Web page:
Chicago Normal College records, 1913-1938
- TitleChicago Normal College records
- OriginationChicago Normal College
- Physical Description7 boxes; 2.5 linear feet
- RepositoryChicago State University, Archives and Special Collections, Chicago, IL 60128
- AbstractChicago Normal College expanded the curriculum of its Normal School predecessors and began attracting students from Chicago’s immigrant communities. During the Depression, however, the school only managed to stay open through a fierce campaign on the part of students and faculty. The collection includes course catalogs, a literary supplement to the student yearbook, a curriculum committee survey, an annual report, and library accession books.
Cook County Normal School records Chicago Normal School records Chicago Teachers College records
Chicago Normal College records, [Box##, Folder##], Chicago State University Archives and Special Collections.
During the early part of the twentieth century, many American schools which had been founded as teacher training institutes transformed themselves into comprehensive universities. This process began fitfully at the former Cook County/Chicago Normal School in 1913, though an array of financial, administrative and other problems made it a slower process than at comparative institutions. Chicago Normal College came into existence in 1913, with higher admissions standards and several new buildings gradually added to the campus. In 1926 the College moved to a three-year curriculum, with heavier emphasis placed on traditional academic subjects as opposed to pedagogy. The school was an increasingly attractive educational avenue for Chicago’s immigrant communities, who could get inexpensive preliminary schooling before transferring to an area university. However, when the Great Depression began in 1929, severe budget shortages forced the College to curtail its operations, and almost eventuated in its closing. In 1932 the Board of Education budget shrank by $12 million. To many, an obvious strategy for economizing was to close the Normal College, since there were no positions in the school system for trained teachers anyway. The faculty and students campaigned vigorously to keep the College open. Pep rallies, publications, and the efforts of immigrant communities were all part of the mobilization in favor of continued operations. As the economy stabilized, the threat to dissolve the College receded, though it did not disappear. Meanwhile, interest in the school rose, as financial destitution forced many Chicago-area students to forego residential institutions elsewhere for a commuter campus closer to home.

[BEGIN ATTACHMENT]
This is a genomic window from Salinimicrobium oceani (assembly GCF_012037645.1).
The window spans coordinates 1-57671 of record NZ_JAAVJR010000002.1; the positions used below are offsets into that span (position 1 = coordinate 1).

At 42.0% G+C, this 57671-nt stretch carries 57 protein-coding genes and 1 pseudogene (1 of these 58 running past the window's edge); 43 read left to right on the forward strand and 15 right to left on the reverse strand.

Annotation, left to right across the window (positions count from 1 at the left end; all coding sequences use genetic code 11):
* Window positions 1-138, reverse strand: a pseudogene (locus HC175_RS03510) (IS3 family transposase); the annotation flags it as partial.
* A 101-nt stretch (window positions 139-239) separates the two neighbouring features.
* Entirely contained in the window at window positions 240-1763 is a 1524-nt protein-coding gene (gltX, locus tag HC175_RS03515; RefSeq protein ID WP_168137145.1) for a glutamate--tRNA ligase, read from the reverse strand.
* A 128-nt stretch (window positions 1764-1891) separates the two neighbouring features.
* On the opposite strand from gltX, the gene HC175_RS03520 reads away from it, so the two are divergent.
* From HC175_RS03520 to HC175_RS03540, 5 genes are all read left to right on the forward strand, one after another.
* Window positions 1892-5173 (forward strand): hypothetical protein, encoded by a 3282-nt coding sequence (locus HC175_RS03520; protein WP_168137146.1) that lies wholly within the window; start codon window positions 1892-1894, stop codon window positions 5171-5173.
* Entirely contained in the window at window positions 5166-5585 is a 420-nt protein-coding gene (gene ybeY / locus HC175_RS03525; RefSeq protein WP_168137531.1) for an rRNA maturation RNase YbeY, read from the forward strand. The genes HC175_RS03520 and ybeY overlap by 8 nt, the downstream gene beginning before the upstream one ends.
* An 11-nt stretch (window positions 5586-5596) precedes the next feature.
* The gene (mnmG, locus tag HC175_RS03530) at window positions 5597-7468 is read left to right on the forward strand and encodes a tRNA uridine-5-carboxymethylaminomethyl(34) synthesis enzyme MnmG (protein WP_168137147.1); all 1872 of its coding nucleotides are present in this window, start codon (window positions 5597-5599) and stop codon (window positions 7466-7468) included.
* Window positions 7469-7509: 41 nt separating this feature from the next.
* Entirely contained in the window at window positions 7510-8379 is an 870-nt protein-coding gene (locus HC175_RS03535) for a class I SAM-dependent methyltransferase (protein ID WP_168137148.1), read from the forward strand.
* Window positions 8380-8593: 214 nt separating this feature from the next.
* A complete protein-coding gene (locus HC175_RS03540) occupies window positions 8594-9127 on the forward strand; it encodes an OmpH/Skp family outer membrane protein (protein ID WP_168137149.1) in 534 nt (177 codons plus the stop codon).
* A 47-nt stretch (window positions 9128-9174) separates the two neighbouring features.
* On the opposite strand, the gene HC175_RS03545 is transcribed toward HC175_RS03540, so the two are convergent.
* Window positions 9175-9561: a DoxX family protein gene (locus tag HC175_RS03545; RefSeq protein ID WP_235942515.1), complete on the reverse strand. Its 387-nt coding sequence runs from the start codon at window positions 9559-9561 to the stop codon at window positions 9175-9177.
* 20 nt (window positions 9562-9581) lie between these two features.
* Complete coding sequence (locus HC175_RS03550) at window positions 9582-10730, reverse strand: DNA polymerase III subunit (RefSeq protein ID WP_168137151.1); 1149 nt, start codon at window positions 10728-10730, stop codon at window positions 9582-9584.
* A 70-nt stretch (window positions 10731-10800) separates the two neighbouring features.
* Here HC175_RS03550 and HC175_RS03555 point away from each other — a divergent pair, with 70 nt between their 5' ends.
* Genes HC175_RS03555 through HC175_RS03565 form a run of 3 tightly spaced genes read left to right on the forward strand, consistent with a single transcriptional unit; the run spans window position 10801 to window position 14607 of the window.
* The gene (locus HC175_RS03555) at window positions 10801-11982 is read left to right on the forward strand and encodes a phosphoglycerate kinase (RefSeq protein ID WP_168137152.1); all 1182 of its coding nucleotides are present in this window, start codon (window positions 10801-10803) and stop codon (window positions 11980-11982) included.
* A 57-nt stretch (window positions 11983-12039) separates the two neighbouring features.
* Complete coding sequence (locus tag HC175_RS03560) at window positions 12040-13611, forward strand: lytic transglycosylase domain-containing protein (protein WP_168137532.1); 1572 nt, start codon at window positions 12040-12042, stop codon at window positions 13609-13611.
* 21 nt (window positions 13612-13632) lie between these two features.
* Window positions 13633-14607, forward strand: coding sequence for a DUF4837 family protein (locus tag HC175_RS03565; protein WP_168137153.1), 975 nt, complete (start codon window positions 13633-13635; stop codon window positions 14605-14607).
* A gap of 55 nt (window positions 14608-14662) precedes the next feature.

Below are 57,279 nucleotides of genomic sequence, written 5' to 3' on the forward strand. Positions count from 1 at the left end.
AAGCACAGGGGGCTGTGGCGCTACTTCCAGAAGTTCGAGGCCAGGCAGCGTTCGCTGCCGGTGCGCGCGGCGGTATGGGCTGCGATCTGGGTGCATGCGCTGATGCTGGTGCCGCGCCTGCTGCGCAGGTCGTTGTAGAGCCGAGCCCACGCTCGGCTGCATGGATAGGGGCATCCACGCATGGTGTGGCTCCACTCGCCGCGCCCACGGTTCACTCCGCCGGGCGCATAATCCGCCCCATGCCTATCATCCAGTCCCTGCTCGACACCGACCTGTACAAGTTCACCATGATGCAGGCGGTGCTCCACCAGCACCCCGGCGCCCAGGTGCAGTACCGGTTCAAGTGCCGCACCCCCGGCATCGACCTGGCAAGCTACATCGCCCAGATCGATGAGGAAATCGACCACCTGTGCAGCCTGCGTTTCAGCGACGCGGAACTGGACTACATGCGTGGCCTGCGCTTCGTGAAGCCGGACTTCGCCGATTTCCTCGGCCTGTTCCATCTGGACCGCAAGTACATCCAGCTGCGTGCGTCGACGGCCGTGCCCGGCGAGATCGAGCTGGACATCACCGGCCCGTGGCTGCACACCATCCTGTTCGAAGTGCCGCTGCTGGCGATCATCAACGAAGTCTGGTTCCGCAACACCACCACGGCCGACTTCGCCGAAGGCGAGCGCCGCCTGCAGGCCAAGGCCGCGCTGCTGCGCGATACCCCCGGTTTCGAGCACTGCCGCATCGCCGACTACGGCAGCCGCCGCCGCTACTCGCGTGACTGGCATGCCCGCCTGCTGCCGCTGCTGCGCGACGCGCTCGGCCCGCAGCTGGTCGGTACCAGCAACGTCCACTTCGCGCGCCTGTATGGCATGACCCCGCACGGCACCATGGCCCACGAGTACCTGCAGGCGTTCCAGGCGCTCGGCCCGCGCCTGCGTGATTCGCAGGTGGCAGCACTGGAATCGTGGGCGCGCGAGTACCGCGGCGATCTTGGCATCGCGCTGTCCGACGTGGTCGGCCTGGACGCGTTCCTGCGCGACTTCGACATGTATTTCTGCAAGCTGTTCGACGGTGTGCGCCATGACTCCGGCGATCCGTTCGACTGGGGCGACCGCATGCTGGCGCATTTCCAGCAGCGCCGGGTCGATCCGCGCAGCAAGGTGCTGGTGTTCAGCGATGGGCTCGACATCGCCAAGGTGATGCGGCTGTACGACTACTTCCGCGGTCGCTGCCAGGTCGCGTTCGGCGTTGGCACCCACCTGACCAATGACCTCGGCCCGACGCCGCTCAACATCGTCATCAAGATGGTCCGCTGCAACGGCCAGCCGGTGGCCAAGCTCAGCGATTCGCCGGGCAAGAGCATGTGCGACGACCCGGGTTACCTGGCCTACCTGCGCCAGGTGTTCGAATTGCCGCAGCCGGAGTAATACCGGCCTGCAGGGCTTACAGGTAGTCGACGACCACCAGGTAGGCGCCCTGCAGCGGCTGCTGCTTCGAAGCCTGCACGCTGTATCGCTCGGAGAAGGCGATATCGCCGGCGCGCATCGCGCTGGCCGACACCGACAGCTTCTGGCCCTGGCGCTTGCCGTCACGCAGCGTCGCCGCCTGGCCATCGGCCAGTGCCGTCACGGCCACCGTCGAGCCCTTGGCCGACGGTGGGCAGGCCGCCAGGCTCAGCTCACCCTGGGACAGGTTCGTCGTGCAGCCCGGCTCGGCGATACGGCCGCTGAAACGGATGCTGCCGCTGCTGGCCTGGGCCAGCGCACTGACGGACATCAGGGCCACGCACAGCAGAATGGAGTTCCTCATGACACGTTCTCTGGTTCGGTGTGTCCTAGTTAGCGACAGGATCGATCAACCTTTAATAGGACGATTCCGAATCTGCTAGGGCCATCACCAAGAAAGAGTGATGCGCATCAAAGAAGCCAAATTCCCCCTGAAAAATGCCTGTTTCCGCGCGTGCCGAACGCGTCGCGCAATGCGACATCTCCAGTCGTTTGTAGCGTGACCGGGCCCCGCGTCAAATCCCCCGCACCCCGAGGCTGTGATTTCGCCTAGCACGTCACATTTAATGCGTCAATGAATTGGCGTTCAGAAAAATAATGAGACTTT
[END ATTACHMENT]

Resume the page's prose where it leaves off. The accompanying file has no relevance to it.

- Chicago (Ill.)--Board of Education
- Progressive education
- Universities and colleges--United States
- Teachers--training of
- Owen, William Bishop, 1866-1928
- Laughlin, Butler
- Graham, Verne Ovid, b. 1892
The collection includes course catalogs, a literary supplement to the student yearbook, a curriculum committee survey, an annual report, and library accession books. Biographical material on Verne O. Graham and a variety of news clippings and programs are located in box 2. The collection also includes issues from the journal Studies in Education .
The collection is divided into two series: I. Catalogs and pamphlets II. Reports, records, and journals.